Johns Hopkins Internship in Brain Sciences – JHIBS
With an estimated 13 million American adults and children afflicted, mental health disorders are a leading cause of disability in the United States often leading to premature death (NIMH Strategic Plan 2008). In addition, with the worldwide aging of the population, it is expected that the prevalence of neurological and neurodegenerative disorders will increase every 20 years (World Health Organization). Better tools to identify and treat those at risk and the development of novel therapies and approaches, which can alleviate suffering, are urgently needed.Currently, diversity within HIV-related and other neurological and mental health sciences remains extremely low. Moreover, ethnic minorities remain disproportionately affected by HIV/AIDS, particularly in certain locales in Baltimore, Washington DC, and other urban centers and hence, more effort must be made to engage members of these communities in the scientific enterprise, which includes medicine, mental health and behavioral sciences.
Addressing this problem successfully requires harnessing the intellectual potential of all citizens of the United States. However currently, individuals from underrepresented (UR) backgrounds make up only 2-4% of the neurological sciences professional workforce, disproportionately lower than their 12-16% representation in the overall USA population (Hall, ZW Achieving a diverse neuroscience workforce. NINDS Report 2010).
Purpose of JHIBS
The purpose of the Johns Hopkins Internship in Brain Sciences (JHIBS) program is to contribute in a significant way to feeding the neurological sciences pipeline. Seventy-five percent of college students in science, technology, engineering, and mathematics (STEM) decide in high school to study and pursue careers in these areas. Hence, JHIBS targets students at this early stage by providing a hands-on mentored research experience. We believe that by providing the right pre-college exposure, together with long-term mentoring, educational resources, and encouragement, bright, intelligent, academically capable UR students can successfully pursue the pathway to a profession as a researcher and/or clinician scientist at the doctoral level.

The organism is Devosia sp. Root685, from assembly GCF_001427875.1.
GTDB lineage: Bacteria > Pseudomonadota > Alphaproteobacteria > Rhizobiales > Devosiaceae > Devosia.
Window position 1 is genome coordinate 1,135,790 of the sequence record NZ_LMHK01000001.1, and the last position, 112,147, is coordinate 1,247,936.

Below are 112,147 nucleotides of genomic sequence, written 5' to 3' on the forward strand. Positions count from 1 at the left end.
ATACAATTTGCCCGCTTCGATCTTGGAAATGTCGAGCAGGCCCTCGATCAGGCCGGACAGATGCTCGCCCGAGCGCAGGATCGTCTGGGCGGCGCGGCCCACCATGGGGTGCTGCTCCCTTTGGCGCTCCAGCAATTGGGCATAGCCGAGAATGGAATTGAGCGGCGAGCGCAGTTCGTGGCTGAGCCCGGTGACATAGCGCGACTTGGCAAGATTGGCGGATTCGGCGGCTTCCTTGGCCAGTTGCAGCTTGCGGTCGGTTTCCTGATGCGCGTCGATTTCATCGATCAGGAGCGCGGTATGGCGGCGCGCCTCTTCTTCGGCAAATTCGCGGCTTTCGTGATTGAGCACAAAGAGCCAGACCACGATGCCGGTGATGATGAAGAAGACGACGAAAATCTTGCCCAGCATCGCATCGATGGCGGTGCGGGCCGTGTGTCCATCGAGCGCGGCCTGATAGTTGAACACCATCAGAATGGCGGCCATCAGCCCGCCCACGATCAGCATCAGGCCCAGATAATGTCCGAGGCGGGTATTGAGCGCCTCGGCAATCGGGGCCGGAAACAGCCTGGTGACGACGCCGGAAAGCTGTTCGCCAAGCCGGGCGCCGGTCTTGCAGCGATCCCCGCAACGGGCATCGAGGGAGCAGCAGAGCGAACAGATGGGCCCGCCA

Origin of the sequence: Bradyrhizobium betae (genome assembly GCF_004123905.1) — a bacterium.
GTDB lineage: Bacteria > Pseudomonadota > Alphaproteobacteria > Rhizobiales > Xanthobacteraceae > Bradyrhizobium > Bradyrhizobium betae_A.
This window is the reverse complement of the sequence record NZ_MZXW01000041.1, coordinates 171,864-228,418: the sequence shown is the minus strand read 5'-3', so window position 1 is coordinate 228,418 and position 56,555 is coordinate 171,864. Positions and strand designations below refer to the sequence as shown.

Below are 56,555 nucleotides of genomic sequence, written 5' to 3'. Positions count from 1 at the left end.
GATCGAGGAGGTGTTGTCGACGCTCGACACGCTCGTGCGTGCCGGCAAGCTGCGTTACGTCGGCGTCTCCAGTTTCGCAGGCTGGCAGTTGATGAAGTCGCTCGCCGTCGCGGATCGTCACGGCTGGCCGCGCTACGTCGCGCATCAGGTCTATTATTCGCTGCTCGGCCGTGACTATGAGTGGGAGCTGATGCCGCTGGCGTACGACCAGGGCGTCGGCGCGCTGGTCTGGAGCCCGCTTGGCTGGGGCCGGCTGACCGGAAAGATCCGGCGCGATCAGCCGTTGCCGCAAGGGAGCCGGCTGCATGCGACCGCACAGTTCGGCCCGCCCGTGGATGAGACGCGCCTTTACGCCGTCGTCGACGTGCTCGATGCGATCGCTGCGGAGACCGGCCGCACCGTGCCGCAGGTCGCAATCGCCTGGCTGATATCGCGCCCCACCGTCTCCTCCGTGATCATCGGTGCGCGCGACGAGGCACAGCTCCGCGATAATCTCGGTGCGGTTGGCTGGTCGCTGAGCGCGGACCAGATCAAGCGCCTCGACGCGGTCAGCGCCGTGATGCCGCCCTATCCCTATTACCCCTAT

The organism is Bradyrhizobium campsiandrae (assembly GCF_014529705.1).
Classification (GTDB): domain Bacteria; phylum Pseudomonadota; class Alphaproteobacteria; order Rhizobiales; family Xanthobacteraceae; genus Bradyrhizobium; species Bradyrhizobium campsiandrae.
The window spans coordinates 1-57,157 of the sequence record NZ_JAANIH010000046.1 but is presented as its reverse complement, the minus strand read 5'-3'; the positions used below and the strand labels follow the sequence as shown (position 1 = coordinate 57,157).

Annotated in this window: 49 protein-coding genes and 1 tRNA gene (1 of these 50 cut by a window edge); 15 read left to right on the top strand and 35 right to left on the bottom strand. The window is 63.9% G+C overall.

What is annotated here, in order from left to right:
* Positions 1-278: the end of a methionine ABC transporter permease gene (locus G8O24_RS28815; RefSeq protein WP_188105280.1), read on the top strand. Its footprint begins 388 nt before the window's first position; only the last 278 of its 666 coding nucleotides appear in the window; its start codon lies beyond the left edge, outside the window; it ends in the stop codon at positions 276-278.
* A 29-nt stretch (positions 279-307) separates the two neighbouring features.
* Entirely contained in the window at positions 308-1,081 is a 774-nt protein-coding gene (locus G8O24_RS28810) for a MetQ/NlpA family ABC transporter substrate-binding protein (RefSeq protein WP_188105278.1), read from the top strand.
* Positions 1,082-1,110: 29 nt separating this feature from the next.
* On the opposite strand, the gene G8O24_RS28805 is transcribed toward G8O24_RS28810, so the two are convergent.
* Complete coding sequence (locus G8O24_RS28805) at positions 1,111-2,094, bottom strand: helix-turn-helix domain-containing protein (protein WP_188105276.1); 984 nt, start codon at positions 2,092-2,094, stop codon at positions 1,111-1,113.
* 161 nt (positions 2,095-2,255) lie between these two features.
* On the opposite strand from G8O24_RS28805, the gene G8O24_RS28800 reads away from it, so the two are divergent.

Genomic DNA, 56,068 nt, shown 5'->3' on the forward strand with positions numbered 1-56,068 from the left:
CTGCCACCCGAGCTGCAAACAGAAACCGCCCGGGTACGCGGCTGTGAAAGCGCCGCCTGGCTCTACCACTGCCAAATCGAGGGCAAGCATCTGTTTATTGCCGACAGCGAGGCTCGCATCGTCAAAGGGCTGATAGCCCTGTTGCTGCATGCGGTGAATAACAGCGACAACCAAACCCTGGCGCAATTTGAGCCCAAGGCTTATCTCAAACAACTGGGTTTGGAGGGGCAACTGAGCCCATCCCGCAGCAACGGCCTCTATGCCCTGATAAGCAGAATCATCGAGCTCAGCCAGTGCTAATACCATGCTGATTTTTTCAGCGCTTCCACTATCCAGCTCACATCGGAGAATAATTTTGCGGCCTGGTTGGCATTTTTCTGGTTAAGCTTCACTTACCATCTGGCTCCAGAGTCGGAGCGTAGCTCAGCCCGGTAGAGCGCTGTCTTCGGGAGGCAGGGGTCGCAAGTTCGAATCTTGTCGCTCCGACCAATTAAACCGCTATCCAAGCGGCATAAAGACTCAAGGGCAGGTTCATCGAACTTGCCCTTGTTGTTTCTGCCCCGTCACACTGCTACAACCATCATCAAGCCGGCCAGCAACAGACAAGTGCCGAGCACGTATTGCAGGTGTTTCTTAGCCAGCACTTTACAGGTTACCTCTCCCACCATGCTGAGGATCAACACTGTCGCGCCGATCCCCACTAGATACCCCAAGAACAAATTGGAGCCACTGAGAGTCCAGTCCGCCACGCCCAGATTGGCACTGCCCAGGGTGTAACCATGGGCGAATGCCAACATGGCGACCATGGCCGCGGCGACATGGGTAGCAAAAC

Since 2007, this program has been supported by the Cohen Opportunity Foundation. In 2014, the National Institute of Mental Health (NIMH) awarded the program, under grant number MH100711, funding for this initiative. This grant is named Project Pipeline Baltimore.
- 83% of alumni have matriculated to into college (contrasts with 42% for graduates of Baltimore City Schools overall)
- 79% have declared a major in a STEM field
- For alumni from cohorts 2007-2011 N=39
- 61.5% obtained Bachelors Degree within 6 years
- 51% completed majors in STEM and have completed post-graduate studies and/or entered STEM related professions (contrasts with 6% for graduates of Baltimore City Schools overall)
- 3 Masters degrees (Social Work, Pharmacy, Biochemistry)
- 1 enrolled in PhD program in Integrated Biosciences
- 4 completed degrees in Nursing; one now in a Nursing Doctoral program
We are eagerly anticipating the continuing progress of our alumni and will update the program outcomes as they become available. A formal evaluation of the program is being conducted and will be completed in 2019.
The Johns Hopkins Internship in Brain Sciences Program: Final Presentations 2014
High school interns from schools across Baltimore City and the surrounding metropolitan area give oral presentations on their mentored research projects conducted at the Johns Hopkins School of Medicine campus over a period of 8-weeks during the summer.
Who is Eligible?
Select students from Baltimore City and from Greater Baltimore Metropolitan area schools who have an interest in a career in science and/or medicine are recommended by officials at their schools for the internship which is held at the Johns Hopkins School of Medicine Department of Neurology on the East Baltimore campus. Over an 8-week period, interns will have the opportunity to participate in a research project guided by faculty, staff and student mentors, as well as participate in clinical rotations within neurology.
This program serves mainly students living in the Baltimore metropolitan area and does not provide housing or pay for transportation or parking. Interns are paid a stipend of $11/hour.
- Meetings with Hopkins faculty – mentor/mentee selection
- Attendance at scientific seminars
- Weekly educational and professional development sessions
- Preparation of a final oral and poster presentation describing his or her work
For future application cycles, the deadline for submission is the end of February. This is reiterated on the application page.